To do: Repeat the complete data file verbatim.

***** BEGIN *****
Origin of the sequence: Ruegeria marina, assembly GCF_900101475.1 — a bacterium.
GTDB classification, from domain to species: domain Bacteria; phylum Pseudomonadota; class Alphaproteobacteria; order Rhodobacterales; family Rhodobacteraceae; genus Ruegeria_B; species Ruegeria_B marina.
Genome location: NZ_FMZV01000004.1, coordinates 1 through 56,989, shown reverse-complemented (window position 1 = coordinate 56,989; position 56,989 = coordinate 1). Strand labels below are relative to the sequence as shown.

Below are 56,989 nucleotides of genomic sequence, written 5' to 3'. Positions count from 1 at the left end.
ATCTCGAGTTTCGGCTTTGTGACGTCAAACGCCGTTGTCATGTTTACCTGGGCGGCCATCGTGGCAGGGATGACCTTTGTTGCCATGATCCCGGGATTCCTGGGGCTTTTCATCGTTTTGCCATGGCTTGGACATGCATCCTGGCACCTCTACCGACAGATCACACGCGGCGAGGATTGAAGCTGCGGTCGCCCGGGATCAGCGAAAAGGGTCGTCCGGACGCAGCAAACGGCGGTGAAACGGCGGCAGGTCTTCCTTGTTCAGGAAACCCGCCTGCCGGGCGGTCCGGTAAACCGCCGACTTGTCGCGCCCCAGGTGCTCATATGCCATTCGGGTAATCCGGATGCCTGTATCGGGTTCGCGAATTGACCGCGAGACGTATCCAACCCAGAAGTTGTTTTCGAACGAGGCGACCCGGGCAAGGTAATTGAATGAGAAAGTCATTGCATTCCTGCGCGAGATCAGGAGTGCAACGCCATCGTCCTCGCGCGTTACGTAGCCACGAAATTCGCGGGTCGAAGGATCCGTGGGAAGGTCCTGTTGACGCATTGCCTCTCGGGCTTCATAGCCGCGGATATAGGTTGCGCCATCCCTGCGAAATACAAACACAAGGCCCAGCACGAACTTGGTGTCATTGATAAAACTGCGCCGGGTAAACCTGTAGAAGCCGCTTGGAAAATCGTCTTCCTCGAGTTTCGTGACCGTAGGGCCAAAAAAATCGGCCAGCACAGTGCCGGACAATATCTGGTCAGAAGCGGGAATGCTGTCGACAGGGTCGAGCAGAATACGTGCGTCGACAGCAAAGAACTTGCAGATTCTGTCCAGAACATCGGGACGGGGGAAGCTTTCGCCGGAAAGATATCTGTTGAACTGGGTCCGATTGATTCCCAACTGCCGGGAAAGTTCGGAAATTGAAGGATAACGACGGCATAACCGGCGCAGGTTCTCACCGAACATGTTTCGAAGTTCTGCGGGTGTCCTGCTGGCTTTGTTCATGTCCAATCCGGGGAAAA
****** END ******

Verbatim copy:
Origin of the sequence: Ruegeria marina, assembly GCF_900101475.1 — a bacterium.
GTDB classification, from domain to species: domain Bacteria; phylum Pseudomonadota; class Alphaproteobacteria; order Rhodobacterales; family Rhodobacteraceae; genus Ruegeria_B; species Ruegeria_B marina.
Genome location: NZ_FMZV01000004.1, coordinates 1 through 56,989, shown reverse-complemented (window position 1 = coordinate 56,989; position 56,989 = coordinate 1). Strand labels below are relative to the sequence as shown.

Below are 56,989 nucleotides of genomic sequence, written 5' to 3'. Positions count from 1 at the left end.
ATCTCGAGTTTCGGCTTTGTGACGTCAAACGCCGTTGTCATGTTTACCTGGGCGGCCATCGTGGCAGGGATGACCTTTGTTGCCATGATCCCGGGATTCCTGGGGCTTTTCATCGTTTTGCCATGGCTTGGACATGCATCCTGGCACCTCTACCGACAGATCACACGCGGCGAGGATTGAAGCTGCGGTCGCCCGGGATCAGCGAAAAGGGTCGTCCGGACGCAGCAAACGGCGGTGAAACGGCGGCAGGTCTTCCTTGTTCAGGAAACCCGCCTGCCGGGCGGTCCGGTAAACCGCCGACTTGTCGCGCCCCAGGTGCTCATATGCCATTCGGGTAATCCGGATGCCTGTATCGGGTTCGCGAATTGACCGCGAGACGTATCCAACCCAGAAGTTGTTTTCGAACGAGGCGACCCGGGCAAGGTAATTGAATGAGAAAGTCATTGCATTCCTGCGCGAGATCAGGAGTGCAACGCCATCGTCCTCGCGCGTTACGTAGCCACGAAATTCGCGGGTCGAAGGATCCGTGGGAAGGTCCTGTTGACGCATTGCCTCTCGGGCTTCATAGCCGCGGATATAGGTTGCGCCATCCCTGCGAAATACAAACACAAGGCCCAGCACGAACTTGGTGTCATTGATAAAACTGCGCCGGGTAAACCTGTAGAAGCCGCTTGGAAAATCGTCTTCCTCGAGTTTCGTGACCGTAGGGCCAAAAAAATCGGCCAGCACAGTGCCGGACAATATCTGGTCAGAAGCGGGAATGCTGTCGACAGGGTCGAGCAGAATACGTGCGTCGACAGCAAAGAACTTGCAGATTCTGTCCAGAACATCGGGACGGGGGAAGCTTTCGCCGGAAAGATATCTGTTGAACTGGGTCCGATTGATTCCCAACTGCCGGGAAAGTTCGGAAATTGAAGGATAACGACGGCATAACCGGCGCAGGTTCTCACCGAACATGTTTCGAAGTTCTGCGGGTGTCCTGCTGGCTTTGTTCATGTCCAATCCGGGGAAAA